Appearing at a rally over the weekend for Sen. Mike Lee’s (R-UT) bid for re-election, Cruz commented that Lee “would look good” on the Supreme Court. Cruz compared Lee to Gollum, a character from Lord of the Rings, claiming that “For Mike, the Constitution is ‘my precious,'” according to the Salt Lake Tribune. 

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Lee’s work opposing abortion during his time in Congress earned him a 100 percent rating from the anti-choice National Right to Life Committee. The Republican senator has supported several measures attempting to limit access to or outright ban abortion, including a 2013 bill to investigate all abortion clinics and extend “personhood” rights beginning at the moment of fertilization, which could outlaw many forms of birth control in addition to abortion.

Lee’s 2010 campaign website included a section noting his opposition to legal abortion and Roe v. Wade:

The Constitution says nothing that can plausibly be read to suggest—as the Supreme Court concluded in Roe v. Wade—that States are essentially powerless to protect unborn human life. This power to protect the most vulnerable members of society needs to be returned to the States.

Donald Trump also signaled he was mulling over potential picks for the Court’s vacancy, promising during a Monday press conference in Washington, D.C., to release a list of seven to ten potential picks. If elected, Trump vowed to choose nominees exclusively from the list, which he said will be created by the “Heritage Foundation and others.”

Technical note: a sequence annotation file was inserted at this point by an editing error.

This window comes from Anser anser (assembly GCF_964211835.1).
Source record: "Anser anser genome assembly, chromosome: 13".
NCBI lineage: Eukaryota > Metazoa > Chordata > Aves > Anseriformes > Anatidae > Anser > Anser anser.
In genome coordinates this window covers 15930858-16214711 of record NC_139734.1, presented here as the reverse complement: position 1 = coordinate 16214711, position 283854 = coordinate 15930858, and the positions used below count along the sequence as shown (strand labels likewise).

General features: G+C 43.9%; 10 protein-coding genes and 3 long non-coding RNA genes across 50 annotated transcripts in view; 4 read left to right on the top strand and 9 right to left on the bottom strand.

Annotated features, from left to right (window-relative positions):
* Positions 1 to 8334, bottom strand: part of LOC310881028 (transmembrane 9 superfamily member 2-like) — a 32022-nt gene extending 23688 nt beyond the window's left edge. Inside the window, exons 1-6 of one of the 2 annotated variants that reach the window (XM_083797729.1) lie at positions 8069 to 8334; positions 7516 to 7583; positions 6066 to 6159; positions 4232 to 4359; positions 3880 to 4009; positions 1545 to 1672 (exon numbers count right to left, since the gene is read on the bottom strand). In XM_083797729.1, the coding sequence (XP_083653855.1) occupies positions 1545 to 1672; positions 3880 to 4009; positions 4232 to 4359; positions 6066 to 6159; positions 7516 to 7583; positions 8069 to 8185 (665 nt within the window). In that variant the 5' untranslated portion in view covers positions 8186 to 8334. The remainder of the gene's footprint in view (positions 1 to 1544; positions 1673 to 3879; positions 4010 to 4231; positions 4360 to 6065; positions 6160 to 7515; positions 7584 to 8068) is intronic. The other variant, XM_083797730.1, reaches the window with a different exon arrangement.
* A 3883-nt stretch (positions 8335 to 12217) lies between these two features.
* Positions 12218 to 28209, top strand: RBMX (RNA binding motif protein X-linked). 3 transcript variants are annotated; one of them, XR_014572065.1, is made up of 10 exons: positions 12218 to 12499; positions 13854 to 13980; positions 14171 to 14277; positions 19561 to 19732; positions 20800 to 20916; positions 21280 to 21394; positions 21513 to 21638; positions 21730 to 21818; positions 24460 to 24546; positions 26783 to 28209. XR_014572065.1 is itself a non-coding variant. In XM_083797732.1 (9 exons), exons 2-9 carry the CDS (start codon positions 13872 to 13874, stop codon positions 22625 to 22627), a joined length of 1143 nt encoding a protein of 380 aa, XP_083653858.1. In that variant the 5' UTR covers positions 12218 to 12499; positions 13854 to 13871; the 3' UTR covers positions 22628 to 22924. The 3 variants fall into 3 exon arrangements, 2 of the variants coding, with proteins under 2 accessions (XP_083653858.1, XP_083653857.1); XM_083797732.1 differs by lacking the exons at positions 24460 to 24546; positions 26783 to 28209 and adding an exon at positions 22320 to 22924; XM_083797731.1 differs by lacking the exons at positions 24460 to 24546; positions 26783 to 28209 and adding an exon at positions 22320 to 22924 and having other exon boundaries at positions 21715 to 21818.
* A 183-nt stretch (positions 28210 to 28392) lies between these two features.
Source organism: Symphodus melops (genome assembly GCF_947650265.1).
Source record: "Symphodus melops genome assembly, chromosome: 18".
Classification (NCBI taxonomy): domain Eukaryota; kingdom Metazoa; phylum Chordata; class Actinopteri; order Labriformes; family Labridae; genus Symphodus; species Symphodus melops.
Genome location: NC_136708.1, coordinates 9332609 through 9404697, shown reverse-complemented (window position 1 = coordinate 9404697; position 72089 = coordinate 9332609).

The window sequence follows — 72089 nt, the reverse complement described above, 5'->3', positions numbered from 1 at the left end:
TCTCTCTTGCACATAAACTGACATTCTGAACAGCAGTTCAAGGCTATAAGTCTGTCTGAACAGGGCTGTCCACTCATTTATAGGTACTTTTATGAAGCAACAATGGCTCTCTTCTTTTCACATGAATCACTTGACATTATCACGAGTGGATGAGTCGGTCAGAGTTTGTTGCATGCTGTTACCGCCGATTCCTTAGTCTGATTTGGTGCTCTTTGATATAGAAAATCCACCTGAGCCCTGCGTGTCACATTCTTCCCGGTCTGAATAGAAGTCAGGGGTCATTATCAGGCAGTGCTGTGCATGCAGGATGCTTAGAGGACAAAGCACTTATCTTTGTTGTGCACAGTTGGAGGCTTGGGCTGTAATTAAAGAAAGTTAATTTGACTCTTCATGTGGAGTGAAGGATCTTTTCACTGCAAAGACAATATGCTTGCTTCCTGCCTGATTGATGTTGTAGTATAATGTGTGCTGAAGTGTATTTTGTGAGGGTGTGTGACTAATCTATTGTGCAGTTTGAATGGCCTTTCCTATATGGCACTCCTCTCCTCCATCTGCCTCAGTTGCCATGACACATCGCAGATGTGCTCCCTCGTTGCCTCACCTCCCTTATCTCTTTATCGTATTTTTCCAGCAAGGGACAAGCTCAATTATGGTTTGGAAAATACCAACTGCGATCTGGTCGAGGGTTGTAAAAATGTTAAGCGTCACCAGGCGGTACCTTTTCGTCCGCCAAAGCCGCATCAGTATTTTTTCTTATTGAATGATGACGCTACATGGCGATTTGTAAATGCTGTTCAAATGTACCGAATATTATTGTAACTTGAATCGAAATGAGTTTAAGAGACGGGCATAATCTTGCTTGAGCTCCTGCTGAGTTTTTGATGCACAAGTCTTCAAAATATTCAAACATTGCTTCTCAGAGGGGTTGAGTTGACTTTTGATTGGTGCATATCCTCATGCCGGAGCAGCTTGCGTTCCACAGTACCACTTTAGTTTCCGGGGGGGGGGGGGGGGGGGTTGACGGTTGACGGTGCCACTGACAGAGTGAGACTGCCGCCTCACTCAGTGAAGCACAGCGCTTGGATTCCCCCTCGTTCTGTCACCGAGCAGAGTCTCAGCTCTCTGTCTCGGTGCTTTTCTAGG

But as ThinkProgress reported, the Heritage Foundation “is an odd place for a presidential candidate to seek advice on any topic” given its history of discriminatory politics:

Heritage is a think tank known for its stridently conservative views and its unorthodox approach to mathematics. They oppose marriage equality, defend discrimination against LGBT Americans, and they have a surprisingly long history of reversing their own stances on health policy when doing so is useful to opponents of Obamacare. Their former chief “economist” is an ex-newspaper columnist and anti-tax activist with no doctorate in economics.

In 2013, Heritage released a widely criticized report claiming that immigration reform would cost an eye-popping $6.3 trillion. One of the co-authors of that report resigned four days later after news broke that “his graduate dissertation on immigration was premised on the idea that Latinos were less intelligent than whites.”

The Heritage Foundation is vehemently anti-choice, a position that could inform its picks for the Court. The organization’s “Solutions 2016” policy recommendations include calls to expand bans on using federal funding for abortion, redirect funding for reproductive health away from Planned Parenthood to community health centers, and codify protections for “medical personnel who decline to provide, pay for, provide coverage of, or refer for abortions.” Its website also details the organization’s opposition to Roe v. Wade, dismissing the decision as “judicial activism.”

Poll: 74 Percent of Women Registered to Vote Hold Unfavorable Views of Trump

A CNN/ORC International poll released Thursday found that Donald Trump is viewed unfavorably by 74 percent of registered women voters and 81 percent of people of color.

The poll, which asked registered voters whether they “have a favorable or unfavorable opinion” of presidential candidates, shows potentially major hurdles for the Republican front-runner moving into the general election. Comparably, 50 percent of women and 36 percent of “non-white” people polled said they had an “unfavorable” view of Hillary Clinton.